Phased Restart: Full list of sectors


5.1 Retail Operations (Effective 5/18)

Phased Restart: Full list of sectors


5.2 Drive-In Operations 

Drive-in operations including, but not limited to, movie theaters, restaurants, religious services, graduation ceremonies, and other gatherings may occur subject to the mandatory health and safety guidance above and: 

Phased Restart: Full list of sectors


6.1 Lodging, Campgrounds and Other Accommodations

  • Lodging operations, short-term rentals, campgrounds and marinas may accept overnight reservations from Vermont residents, those who have met the 14 day quarantine requirement, and those participating in essential work or currently authorized work under the Agency of Commerce and Community Development’s guidance or the original Stay Home, Stay Safe Executive order. Operators may require a copy of a Vermont drivers license or a signed document from the guest(s) attesting they meet the quarantine requirement.
  • Guests must complete their self-quarantine in Vermont before arriving at a lodging property, accommodation or short-term rental.
  • Multi-room lodging operations and campgrounds may book a maximum of 25% (twenty-five percent) of rooms or sites for non-residential lodging (e.g. those who are not semi-permanent/seasonal residents – including housed AHS clients, essential workers, etc. – which are excluded from the calculation). Ensure separation to the greatest extent possible. Standalone cabins, cottages, and short-term rentals are excluded from this requirement.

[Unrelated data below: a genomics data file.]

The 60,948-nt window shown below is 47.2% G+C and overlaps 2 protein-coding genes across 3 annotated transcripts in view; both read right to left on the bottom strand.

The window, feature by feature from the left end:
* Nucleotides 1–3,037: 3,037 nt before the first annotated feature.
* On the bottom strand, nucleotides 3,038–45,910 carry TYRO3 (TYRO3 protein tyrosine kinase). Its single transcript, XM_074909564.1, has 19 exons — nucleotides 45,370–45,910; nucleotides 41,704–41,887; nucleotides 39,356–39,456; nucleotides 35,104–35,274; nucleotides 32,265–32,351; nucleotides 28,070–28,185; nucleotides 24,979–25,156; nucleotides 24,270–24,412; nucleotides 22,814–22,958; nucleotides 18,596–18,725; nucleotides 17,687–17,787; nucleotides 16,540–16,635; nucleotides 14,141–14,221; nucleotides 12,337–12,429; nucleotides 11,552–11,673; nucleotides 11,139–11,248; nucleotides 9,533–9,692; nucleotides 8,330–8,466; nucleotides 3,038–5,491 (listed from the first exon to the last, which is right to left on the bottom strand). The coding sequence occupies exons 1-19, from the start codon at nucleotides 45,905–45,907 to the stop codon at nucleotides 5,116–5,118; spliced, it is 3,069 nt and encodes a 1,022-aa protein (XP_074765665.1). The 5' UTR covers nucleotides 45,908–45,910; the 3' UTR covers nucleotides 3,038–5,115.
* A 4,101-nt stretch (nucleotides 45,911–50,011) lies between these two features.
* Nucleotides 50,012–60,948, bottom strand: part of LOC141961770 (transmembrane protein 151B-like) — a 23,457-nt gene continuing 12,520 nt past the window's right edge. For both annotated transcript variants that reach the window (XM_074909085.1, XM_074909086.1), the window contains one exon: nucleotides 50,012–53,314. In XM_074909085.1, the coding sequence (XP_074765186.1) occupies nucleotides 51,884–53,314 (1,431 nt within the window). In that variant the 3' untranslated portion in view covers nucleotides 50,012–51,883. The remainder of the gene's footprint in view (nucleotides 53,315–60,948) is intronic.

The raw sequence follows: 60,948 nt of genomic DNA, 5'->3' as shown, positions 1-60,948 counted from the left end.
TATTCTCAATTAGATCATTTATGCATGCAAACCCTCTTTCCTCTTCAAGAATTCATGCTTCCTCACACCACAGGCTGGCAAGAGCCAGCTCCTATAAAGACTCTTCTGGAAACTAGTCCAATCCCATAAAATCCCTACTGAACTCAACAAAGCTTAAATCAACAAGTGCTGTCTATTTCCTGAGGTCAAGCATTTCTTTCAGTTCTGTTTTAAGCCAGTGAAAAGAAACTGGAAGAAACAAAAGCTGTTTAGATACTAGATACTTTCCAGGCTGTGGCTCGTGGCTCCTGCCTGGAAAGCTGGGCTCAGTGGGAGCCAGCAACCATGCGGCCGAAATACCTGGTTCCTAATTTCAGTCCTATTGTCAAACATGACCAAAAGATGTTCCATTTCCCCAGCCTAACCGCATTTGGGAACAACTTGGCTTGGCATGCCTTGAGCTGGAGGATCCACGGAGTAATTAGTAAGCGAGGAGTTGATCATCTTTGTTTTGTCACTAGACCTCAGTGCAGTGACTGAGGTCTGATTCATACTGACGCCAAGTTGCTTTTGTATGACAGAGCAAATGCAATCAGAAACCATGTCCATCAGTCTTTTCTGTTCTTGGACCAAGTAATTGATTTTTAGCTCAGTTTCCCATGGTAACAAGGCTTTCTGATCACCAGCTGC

• All lodging and camping operations with more than 10 (ten) employees must complete and keep on file a reopening and training plan. VOSHA and the Agency of Commerce and Community Development have provided a template at accd.vermont.gov/covid-19/business/restart.
  • Check-in/out should be done via phone or electronic means to the greatest extent possible. 
  • All guests must complete a health questionnaire, which could be completed via phone or electronic means such as email, upon check-in.  Any guests that exhibit signs of illness or COVID-19 symptoms upon arrival may not be allowed to check in.  If symptoms begin during their stay must asked to leave and return home if possible. If departure is not possible, guests must self-isolate for the remainder of their stay and the Vermont Department of Health must be contacted immediately. 
  • A room or accommodation must be thoroughly cleaned in accordance with CDC guidelines before another guest may use the accommodation. 
  • Operators must ensure there are no gatherings of more than 25 people on the property. 
  • Only one party should use an elevator at any given time. 
  • Amenities may only be open if they are done so in accordance with the Executive Order and the Phased Restart Work Safe Guidance. Amenities must be cleaned and sanitized between guest usage and be managed to restrict access to 25 or fewer individuals, including employees, and maintain social distancing.